What happened to Nuclear Free Manchester?
Once upon a time, Manchester saw itself as a leading light in the fight against nuclear annihilation.
Now not only do we have several companies here who manufacture or assist in the production of nuclear missiles and submarines, we put ‘em in the regional marketing brochure.
It’s the last day of Defence & Security Equipment International (DSEI), one of the world’s largest arms fairs hosted in London every two years. From Stop The Arms Fair’s website:
In 2019, DSEI brought together 36,000+ arms buyers and dealers from 114 countries to network and make deals. In 2021, governments and military delegations will be browsing the wares of 1,600+ arms companies selling everything from guns and bombs to fighter jets and warships, with live action demos promised to take place in the Royal Victoria Dock.
DSEI is an important event for the UK state, which heavily subsidises and promotes the arms industry, and helps organise the arms fair. In 2019, the UK invited delegations to DSEI from 67 countries, including countries involved in military conflicts and at war, and on its own list of human rights abusers.
If you want to know where the really really bad people in the world get their guns and ammo, it’s here. If you’re a repressive government such as Saudia Arabia, UAE or USA looking to buy anything from torture equipment to chemical weapons to helicopters, DSEI has you covered. In fact, the UK government will pay for your delegation to come over, give you a stall to sit on all week while people come and pitch you weapons, and lay on millions of pounds of policing to protect you while you’re here. You can even speculate on how many bullets are in a jar and win a prize!
Sounds bad, so what’s this got to do with Manchester?
The companies paying exhibitor’s fees at DSEI all have to operate somewhere. And a decent number exist in Manchester. Companies with HQs in GM exhibiting at DSEI are selling a range of products from the mundane to the world ending, such as: signage (3M), mechanical simulators (Pennant International Limited); ammunition (Edgar Brothers, Arralis); aircraft and aircraft materials (Thales, Safran); telephony solutions (Vodafone, VITEC); cyber security and intelligence (Geollect); combat drones (Elbit); and literal nuclear missiles (Northrop Grumann)1.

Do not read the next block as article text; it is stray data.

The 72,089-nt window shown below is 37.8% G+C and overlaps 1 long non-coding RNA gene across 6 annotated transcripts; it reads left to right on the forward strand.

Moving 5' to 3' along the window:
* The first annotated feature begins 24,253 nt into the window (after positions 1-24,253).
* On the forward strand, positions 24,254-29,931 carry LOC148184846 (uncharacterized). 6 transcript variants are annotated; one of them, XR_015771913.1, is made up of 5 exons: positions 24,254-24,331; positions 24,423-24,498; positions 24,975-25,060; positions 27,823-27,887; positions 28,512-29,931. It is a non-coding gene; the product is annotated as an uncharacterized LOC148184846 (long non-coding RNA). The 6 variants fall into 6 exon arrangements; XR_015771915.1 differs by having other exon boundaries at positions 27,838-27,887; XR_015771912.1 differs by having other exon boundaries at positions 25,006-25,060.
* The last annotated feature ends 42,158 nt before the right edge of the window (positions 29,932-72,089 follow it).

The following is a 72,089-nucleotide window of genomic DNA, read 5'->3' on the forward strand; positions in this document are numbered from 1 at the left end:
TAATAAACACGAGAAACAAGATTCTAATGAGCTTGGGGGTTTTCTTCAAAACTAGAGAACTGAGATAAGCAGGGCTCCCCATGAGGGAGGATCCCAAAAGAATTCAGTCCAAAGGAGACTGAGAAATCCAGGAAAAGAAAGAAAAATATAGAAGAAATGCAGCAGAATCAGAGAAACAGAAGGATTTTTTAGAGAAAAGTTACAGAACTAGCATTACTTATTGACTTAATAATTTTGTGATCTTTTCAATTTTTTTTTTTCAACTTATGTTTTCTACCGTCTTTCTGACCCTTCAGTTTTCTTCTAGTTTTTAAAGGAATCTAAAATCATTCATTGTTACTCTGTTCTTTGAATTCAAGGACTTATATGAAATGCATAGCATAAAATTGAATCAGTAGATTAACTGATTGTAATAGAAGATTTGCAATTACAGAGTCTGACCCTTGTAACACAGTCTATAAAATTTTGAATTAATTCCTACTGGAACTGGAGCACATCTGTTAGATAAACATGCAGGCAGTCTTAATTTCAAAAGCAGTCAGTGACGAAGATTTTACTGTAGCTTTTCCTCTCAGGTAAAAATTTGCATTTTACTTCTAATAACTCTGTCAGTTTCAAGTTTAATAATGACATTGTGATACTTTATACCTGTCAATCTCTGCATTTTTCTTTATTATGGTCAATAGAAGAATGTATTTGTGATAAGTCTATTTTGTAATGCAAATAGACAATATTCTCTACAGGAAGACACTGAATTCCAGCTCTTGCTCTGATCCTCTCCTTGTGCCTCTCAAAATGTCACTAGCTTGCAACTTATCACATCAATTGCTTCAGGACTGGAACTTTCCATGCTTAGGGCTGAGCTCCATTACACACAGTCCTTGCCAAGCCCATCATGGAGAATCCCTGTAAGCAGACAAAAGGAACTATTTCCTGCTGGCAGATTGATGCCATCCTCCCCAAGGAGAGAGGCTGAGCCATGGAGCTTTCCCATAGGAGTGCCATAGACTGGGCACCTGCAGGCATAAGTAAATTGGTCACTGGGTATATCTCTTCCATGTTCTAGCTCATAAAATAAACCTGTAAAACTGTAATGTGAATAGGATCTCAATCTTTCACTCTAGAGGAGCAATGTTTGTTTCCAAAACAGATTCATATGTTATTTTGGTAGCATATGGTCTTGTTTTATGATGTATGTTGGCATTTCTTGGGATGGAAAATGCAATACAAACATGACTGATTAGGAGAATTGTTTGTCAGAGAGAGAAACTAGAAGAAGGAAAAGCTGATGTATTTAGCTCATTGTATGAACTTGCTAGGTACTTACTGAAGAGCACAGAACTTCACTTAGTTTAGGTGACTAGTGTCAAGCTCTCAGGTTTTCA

GfSC’s rough review of the DSEI exhibitor list shows about 60 companies who are based here, are part of a parent company that’s based here, or who are pretty vague about their address but all signs points to Manchester.
But isn’t Manchester meant to be the city of peace?
Quite. In 1980, Manchester declared itself a Nuclear Free City.
On November 5, 1980 Manchester became the world’s nuclear free city - placing itself at the forefront of the campaign to ban atomic weapons.
The city council called upon the government to ‘refrain from the manufacture or position of any nuclear weapons of any kind within the boundaries of our city’ - and called for local authorities throughout Great Britain to do the same.
In 2005, one of the architects of this declaration Cllr Bill Risby stated:
Establishing the council’s nuclear free policy was one of the proudest moments of my life. At the time no one could have foreseen how the movement would grow.
in the 1980s-90s the slogan “Manchester: a Nuclear Free City” was widely used on signs. You can still see them around town today. This Manchester Evening News longread talks about the history of where it came from.
So what went wrong?
Who knows. The Andy Burham administration now seems to be welcoming in these companies with open arms (sorry).
Let’s take BAE Systems. According to Campaign against the Arms Trade (CAAT)
BAE’s Typhoon and Tornado aircraft have been central to Saudi Arabia’s devastating attacks on Yemen – attacks that have killed thousands and created a humanitarian disaster. Further Typhoon aircraft have been delivered to Saudi Arabia during the bombing and BAE and the UK government are pushing hard for a new contract.